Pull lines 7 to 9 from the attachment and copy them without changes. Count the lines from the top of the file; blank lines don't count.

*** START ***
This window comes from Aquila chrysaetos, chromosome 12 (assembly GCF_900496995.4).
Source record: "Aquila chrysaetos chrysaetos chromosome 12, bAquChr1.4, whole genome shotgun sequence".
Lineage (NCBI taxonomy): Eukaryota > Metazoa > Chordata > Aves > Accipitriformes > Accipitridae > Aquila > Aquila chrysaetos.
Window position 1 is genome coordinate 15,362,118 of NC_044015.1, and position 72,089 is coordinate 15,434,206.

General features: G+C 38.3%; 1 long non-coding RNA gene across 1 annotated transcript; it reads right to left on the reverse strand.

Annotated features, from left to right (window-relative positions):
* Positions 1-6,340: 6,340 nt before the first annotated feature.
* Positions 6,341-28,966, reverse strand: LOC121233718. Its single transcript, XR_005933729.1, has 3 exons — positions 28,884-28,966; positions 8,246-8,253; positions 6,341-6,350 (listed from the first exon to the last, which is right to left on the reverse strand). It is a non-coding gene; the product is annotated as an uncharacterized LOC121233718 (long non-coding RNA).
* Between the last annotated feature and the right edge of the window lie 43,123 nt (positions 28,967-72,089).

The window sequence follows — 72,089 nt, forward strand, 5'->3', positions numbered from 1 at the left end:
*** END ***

* Positions 1-6,340: 6,340 nt before the first annotated feature.
* Positions 6,341-28,966, reverse strand: LOC121233718. Its single transcript, XR_005933729.1, has 3 exons — positions 28,884-28,966; positions 8,246-8,253; positions 6,341-6,350 (listed from the first exon to the last, which is right to left on the reverse strand). It is a non-coding gene; the product is annotated as an uncharacterized LOC121233718 (long non-coding RNA).
* Between the last annotated feature and the right edge of the window lie 43,123 nt (positions 28,967-72,089).